Kai, yes, meeting TMIMITW was a highlight, and the backstory is pretty interesting. Of course that's my bride there whose hand is being held. As I was taking the photo, the photog who was hired by the event staff to take pictures for the clients to have tapped me on the shoulder and pointed to a woman seated stage right. She wanted a word. It turned out that she's TMIMITW's wife and manager and wanted to know what I was going to do with the photo...she was protecting their assets. I had an interesting conversation with her which included her assertion that if you take out the hyperbole in the commercials, that Jonathan Goldsmith, his real name, is exactly like the character he plays in the Dos Equis commercials. Thanks for stopping by!

Algis, thank you so much for your kind words and affirmation, and you know more than most that the slices of time that the photos represent all have backstories that have some meaning. Thank you again for your lovely and wonderful words. May you continue to bless others with your own extraordinary talent.

Dandy, there was a Flickr meme, long before meme was even a coalesced concept that was used in many different situations. It was "Bring on the kittys!" Covers a lot of ground. Thanks!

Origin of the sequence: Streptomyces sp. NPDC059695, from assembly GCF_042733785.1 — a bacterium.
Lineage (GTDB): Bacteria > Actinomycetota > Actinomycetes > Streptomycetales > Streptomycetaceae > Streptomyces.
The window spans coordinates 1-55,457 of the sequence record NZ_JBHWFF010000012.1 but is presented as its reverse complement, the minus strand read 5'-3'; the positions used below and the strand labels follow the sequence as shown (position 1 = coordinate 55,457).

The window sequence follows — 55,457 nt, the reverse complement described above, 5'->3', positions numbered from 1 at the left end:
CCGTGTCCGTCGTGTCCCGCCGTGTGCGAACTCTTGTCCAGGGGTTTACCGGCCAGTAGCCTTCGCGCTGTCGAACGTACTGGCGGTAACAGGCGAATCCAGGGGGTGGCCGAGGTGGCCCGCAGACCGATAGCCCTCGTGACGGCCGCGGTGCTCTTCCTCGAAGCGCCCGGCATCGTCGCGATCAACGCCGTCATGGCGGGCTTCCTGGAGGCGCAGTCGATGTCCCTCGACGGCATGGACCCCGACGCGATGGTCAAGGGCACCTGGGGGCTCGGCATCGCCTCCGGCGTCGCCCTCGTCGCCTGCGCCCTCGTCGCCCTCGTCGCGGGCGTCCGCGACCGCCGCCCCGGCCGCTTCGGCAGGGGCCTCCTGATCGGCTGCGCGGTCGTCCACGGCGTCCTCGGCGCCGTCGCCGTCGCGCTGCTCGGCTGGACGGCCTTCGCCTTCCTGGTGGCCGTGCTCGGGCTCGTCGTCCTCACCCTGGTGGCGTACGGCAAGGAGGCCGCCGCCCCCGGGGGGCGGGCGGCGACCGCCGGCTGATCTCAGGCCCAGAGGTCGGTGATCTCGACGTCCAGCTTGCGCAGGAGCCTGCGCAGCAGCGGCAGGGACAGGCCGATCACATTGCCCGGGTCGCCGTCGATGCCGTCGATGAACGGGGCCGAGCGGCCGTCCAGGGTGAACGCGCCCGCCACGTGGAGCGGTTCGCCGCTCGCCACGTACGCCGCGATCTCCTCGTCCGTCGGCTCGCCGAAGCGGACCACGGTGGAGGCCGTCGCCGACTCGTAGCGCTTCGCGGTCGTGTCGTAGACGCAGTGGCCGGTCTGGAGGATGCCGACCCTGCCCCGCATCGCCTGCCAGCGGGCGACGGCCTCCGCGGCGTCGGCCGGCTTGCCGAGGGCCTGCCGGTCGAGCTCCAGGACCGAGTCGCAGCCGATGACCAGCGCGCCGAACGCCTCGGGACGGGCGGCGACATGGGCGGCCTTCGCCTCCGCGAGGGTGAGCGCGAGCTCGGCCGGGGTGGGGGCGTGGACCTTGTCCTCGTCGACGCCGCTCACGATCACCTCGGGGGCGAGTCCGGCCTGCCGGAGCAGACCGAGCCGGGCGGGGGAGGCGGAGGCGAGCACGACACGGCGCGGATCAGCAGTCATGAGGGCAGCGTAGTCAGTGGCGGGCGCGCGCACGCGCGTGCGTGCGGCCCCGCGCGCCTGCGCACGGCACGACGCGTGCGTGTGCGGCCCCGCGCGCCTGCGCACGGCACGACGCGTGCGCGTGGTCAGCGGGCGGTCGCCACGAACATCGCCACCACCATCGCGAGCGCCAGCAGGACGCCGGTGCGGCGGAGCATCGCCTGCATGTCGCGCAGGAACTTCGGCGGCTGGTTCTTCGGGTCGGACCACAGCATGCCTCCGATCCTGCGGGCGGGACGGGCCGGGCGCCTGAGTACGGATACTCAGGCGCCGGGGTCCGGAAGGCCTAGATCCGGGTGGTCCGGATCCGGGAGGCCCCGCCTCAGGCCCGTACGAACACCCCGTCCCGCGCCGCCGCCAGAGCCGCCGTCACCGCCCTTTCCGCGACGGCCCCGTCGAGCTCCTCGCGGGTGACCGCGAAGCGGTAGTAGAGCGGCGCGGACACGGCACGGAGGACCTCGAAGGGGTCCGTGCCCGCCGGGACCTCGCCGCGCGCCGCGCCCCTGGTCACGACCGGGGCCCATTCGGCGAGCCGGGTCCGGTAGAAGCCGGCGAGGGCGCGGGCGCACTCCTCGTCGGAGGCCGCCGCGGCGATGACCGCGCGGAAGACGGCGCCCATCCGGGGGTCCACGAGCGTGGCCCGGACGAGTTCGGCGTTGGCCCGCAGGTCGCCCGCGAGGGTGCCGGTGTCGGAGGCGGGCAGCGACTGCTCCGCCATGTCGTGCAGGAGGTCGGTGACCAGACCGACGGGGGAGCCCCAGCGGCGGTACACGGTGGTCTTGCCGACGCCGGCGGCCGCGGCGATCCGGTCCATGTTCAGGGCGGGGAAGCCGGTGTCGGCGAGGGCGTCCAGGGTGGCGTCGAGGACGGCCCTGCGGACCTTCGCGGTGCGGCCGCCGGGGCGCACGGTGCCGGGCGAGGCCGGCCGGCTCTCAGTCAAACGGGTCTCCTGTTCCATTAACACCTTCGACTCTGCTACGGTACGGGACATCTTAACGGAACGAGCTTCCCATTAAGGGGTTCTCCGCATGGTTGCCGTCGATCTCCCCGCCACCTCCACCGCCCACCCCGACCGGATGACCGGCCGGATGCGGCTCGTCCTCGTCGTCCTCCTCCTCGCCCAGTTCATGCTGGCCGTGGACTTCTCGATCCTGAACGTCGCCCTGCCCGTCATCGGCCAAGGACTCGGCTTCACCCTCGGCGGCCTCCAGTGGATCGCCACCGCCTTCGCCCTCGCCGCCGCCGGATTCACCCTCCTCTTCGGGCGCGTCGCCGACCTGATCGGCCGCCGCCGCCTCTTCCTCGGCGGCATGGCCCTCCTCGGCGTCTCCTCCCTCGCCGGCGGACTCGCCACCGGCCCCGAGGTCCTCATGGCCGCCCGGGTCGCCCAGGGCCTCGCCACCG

Trilogy, thank you dear for your friendship and support. Your words mean a great deal to me. I'm the one who should always be thanking you.

Mango, thank you so much. Popper is a big part of my life, a rescue cat who has adopted me in spite of all the personal quirks she has, she's a lovely friend, codependent and aloof all at once.

Joan, your own talents, multiple and multidimensional, are inspiring to me and to countless others. You see the world in a beautiful way, one that demonstrates fundamentally what a beautiful heart you have. Thank you for all things.
Great food, cute kids and kitties, gorgeous natural vistas. If the computer was burning down and I could only get one of these images out, I'd grab that small red heart shaped last leaf! Nice work, sir.
Gorgeous as usual. If a picture is worth a thousand words ...
Thanks for sharing so many moments of beauty. The picture of Popper playing with the sprinkler is a sentimental fave.
greenheron, thank you. I like that heart-shaped leaf a lot as well...a metaphor for so much.

Scarlett, yes indeed—if true I would be awfully blabby. Thank you for your connection this past year. xo

Anne, your friendship to me and your affection for Popper means a great deal to me. As she assigns to me good wishes to others since she is often occupied, we both wish you and your husband good health, safety and happiness.
Excellent! It's hard to take this compilation of your favorites and further break it down to my own single favorite, but I will anyway. It's the closeup of the barbed wire fencepost. I love it. And I'm also most impressed that you were able to shoot a photo of the "most interesting man in the world"!
Steve, thanks so much for your kind comment. I love that fence post shot as well. It was taken on the hilltop above Indian Lodge in Fort Davis looking toward the Davis Moutains. The observatories are a bit to the north of the picture which is looking westward, My Fowlkes and Mt Locke are not quite in view, well, it's a bit hard to tell now. You can see a pano of near the same spot here: